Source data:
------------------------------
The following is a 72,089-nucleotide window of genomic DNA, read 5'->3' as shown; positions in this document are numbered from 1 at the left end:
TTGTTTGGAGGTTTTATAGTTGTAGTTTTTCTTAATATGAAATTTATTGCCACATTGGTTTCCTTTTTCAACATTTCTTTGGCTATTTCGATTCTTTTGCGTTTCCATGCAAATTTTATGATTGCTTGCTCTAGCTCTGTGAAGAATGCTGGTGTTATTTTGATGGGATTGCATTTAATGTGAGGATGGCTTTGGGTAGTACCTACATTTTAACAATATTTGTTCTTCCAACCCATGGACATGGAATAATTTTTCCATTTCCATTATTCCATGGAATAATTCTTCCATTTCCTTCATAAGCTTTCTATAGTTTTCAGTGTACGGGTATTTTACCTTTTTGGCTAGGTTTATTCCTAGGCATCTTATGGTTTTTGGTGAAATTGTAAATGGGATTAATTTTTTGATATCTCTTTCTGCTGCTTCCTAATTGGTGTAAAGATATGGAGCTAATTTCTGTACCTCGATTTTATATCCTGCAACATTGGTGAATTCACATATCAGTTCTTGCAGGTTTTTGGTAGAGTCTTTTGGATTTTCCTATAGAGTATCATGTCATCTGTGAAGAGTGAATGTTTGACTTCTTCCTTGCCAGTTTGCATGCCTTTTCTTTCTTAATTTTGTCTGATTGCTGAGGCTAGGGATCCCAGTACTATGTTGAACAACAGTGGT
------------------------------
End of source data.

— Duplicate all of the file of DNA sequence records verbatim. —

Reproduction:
The following is a 72,089-nucleotide window of genomic DNA, read 5'->3' as shown; positions in this document are numbered from 1 at the left end:
TTGTTTGGAGGTTTTATAGTTGTAGTTTTTCTTAATATGAAATTTATTGCCACATTGGTTTCCTTTTTCAACATTTCTTTGGCTATTTCGATTCTTTTGCGTTTCCATGCAAATTTTATGATTGCTTGCTCTAGCTCTGTGAAGAATGCTGGTGTTATTTTGATGGGATTGCATTTAATGTGAGGATGGCTTTGGGTAGTACCTACATTTTAACAATATTTGTTCTTCCAACCCATGGACATGGAATAATTTTTCCATTTCCATTATTCCATGGAATAATTCTTCCATTTCCTTCATAAGCTTTCTATAGTTTTCAGTGTACGGGTATTTTACCTTTTTGGCTAGGTTTATTCCTAGGCATCTTATGGTTTTTGGTGAAATTGTAAATGGGATTAATTTTTTGATATCTCTTTCTGCTGCTTCCTAATTGGTGTAAAGATATGGAGCTAATTTCTGTACCTCGATTTTATATCCTGCAACATTGGTGAATTCACATATCAGTTCTTGCAGGTTTTTGGTAGAGTCTTTTGGATTTTCCTATAGAGTATCATGTCATCTGTGAAGAGTGAATGTTTGACTTCTTCCTTGCCAGTTTGCATGCCTTTTCTTTCTTAATTTTGTCTGATTGCTGAGGCTAGGGATCCCAGTACTATGTTGAACAACAGTGGT